It is enough to make any young man pick up an instrument and scream into the void. And this is what The Blinders are doing with exceptional skills.  Their younger listeners will agree, but what about you older, more established members of society? Do you feel the same anger and hopelessness? Do you remember yourself from the way back when you were twenty – something and  you too wanted to change the world? What do you see and what do you feel when you listen to “Columbia”?

I almost forgot how it felt when I breathed anger at lack of prospects, walls and crazed political heads. Until “Columbia” arrived in its 12 track glory and hit me right in the chest. The album caused me physical pain – at the memories of growing up in a rundown mining town (to which I hate to return even now),  living in a Grenfell Tower like building in the middle of a council estate. In a world behind the Iron Curtain at a time when Berlin Wall was still standing and people were shot for trying to get to the other side.  Give or take, The “Orbit” or “The Ballad of Winston Smith” can be about me – for I too read 1984 in class, as art and literature were the only forms of escape. In desperation to have an impact on the world I even picked a tool of trade, but it wasn’t a guitar. It was a camera…

Cover artwork for Columbia Photo by Sam Crowston
https://www.facebook.com/sam.crowston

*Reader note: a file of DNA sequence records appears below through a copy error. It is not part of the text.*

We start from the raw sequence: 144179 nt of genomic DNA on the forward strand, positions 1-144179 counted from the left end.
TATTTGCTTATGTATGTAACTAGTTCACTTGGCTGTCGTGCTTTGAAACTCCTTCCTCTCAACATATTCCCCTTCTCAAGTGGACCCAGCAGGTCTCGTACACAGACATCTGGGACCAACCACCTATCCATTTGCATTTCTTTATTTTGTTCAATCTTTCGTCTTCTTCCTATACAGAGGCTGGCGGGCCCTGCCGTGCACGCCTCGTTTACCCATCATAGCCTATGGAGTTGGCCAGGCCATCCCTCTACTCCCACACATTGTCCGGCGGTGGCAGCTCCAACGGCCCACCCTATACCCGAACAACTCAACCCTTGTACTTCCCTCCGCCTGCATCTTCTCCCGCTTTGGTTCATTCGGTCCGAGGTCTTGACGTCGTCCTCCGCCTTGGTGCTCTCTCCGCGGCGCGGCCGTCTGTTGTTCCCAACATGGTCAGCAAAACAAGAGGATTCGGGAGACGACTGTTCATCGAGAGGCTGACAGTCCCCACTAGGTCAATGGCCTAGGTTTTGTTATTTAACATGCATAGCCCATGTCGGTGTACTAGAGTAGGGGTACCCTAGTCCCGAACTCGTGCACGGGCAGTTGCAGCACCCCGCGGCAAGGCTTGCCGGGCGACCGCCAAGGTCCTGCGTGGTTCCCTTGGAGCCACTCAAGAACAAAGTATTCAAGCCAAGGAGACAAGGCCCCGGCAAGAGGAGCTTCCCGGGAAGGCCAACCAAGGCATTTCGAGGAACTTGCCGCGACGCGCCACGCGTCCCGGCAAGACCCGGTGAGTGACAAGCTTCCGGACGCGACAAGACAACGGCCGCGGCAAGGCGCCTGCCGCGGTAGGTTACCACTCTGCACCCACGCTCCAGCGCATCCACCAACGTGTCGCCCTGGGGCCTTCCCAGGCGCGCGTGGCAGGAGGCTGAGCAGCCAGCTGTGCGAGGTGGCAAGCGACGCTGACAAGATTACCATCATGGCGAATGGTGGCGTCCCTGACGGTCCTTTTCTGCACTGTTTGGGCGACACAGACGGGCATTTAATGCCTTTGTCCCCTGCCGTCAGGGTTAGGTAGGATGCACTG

“Columbia” was recorded in winter of 2017 at the Magic Garden studio with Gavin Monaghan as producer. It is the final stop in a long journey the band went though in the last two-three years.  It captures the spirit of their live performance to the last sparkle. If you have seen The Blinders live you will notice immediately that “Et Tu”, “Brutus” and “Berlin Wall” come one after another on the record, in the same order as they come on stage. The band likes to use all three compositions to end their shows with a proper punch. Two older songs “Brave New World” and “I Can`t Breathe Blues” albeit in newer versions made it onto the record. “ICB Blues”originally appeared on the 2016 EP “Hidden Horror Dance”, while “Brave New World” was previously released as a stand-alone single in 2017. If one follows the band, there is very little new material you can hear on the record. All three main singles “Gotta Get Through”, “L`Etat C`Est Moi” and “Brave New World” have been on the radio since March. “Brutus” and “Hate Song” are in regular rotation during live performances since last year.  If you watch Pirate Studios performance from 2017 you can see early version of “Hate Song” being named “March March March” (19:00 mins mark). “Rat in a Cage” and “Orbit (Salmon of Alaska)” appeared in live versions on socials in recent weeks, so  the only new compositions that have not been heard are “Where No Man Comes” and  short “Free The Slave”.  Is it bad? Not at all in my eyes.   I regard “Columbia” as crowning achievement of the bands potential so far.  They evolved so much in such a short time that it is incredible to observe. “Columbia” brings and ties all the ends from their career so far in one spectacular album.